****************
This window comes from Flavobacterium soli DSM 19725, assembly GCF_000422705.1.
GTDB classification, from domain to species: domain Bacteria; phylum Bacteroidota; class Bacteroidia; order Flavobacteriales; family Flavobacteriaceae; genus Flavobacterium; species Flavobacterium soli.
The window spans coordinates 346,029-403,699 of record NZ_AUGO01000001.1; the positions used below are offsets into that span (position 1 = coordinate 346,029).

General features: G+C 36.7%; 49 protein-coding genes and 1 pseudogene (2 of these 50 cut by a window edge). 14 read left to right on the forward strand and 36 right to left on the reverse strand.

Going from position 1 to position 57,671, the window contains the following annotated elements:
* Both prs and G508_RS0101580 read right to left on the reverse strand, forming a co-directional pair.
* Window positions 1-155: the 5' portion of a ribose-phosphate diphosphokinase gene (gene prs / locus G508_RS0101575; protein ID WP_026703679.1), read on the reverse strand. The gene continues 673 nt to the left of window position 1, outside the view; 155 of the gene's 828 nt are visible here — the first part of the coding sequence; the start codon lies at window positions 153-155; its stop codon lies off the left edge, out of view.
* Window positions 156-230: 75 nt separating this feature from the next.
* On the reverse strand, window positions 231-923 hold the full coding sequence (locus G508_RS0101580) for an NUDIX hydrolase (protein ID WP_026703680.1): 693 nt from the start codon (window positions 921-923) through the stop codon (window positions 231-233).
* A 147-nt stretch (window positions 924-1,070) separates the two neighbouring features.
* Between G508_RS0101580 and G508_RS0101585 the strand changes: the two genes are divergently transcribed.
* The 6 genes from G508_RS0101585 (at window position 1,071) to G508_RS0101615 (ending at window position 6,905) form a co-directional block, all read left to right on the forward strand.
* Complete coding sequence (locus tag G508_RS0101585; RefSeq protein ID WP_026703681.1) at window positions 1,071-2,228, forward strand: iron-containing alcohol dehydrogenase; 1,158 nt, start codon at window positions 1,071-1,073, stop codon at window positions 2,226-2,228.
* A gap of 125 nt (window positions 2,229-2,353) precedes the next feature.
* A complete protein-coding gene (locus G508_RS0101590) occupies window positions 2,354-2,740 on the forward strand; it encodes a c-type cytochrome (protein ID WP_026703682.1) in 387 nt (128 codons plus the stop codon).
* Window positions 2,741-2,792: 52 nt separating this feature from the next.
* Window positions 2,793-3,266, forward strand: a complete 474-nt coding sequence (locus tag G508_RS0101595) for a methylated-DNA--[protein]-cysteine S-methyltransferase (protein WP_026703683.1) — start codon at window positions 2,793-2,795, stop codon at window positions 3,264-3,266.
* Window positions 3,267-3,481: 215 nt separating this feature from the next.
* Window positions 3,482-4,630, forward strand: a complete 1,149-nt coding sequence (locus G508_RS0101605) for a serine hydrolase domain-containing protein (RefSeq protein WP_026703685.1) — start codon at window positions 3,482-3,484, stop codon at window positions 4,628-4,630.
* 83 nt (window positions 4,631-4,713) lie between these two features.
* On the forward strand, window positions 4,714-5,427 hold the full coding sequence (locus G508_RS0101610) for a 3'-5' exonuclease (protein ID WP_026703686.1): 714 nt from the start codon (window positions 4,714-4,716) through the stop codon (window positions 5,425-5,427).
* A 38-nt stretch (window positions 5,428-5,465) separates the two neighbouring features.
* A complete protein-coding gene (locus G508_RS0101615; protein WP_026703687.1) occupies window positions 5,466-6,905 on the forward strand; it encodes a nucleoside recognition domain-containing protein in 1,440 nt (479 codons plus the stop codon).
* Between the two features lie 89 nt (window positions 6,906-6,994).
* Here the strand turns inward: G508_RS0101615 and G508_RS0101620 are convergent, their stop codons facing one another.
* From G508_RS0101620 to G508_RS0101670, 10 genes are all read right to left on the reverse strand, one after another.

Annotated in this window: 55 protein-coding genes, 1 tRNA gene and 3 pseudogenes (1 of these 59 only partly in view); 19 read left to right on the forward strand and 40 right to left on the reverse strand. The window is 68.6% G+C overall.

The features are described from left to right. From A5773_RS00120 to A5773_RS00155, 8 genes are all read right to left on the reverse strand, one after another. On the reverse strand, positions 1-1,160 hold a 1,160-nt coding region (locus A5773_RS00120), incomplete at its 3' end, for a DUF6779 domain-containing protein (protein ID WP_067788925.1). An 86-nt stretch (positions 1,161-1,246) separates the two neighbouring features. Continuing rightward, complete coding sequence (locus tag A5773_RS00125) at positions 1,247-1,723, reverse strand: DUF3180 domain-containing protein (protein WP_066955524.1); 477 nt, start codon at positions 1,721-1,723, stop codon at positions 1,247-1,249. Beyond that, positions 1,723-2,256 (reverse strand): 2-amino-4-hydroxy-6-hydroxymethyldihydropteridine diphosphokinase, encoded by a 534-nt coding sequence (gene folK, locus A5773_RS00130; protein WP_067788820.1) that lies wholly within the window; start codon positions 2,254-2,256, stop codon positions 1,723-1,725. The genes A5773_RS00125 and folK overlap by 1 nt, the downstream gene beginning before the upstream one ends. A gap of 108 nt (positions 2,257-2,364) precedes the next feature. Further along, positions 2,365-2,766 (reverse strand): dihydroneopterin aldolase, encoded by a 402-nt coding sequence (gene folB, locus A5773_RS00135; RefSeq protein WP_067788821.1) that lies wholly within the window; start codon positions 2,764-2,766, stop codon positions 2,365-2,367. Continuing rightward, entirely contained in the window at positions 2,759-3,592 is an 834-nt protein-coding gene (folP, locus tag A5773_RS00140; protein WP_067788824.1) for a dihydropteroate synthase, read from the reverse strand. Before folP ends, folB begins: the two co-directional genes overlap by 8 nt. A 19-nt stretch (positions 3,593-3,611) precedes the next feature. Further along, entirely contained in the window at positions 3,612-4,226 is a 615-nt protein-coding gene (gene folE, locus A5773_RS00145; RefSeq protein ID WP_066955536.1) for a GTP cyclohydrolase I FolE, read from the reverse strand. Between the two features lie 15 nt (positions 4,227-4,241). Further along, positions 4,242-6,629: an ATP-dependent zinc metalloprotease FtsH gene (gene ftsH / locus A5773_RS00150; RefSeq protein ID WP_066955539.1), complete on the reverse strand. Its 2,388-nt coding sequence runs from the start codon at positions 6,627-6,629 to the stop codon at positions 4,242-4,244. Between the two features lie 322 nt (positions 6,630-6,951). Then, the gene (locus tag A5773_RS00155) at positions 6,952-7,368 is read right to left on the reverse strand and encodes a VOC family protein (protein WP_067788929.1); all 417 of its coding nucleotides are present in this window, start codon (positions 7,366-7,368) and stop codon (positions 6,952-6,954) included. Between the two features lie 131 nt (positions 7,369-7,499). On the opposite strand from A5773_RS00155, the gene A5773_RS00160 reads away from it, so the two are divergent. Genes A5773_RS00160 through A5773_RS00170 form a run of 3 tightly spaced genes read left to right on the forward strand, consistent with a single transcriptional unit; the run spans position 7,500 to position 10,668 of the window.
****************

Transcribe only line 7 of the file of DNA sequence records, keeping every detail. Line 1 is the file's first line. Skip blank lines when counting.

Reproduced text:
* Window positions 1-155: the 5' portion of a ribose-phosphate diphosphokinase gene (gene prs / locus G508_RS0101575; protein ID WP_026703679.1), read on the reverse strand. The gene continues 673 nt to the left of window position 1, outside the view; 155 of the gene's 828 nt are visible here — the first part of the coding sequence; the start codon lies at window positions 153-155; its stop codon lies off the left edge, out of view.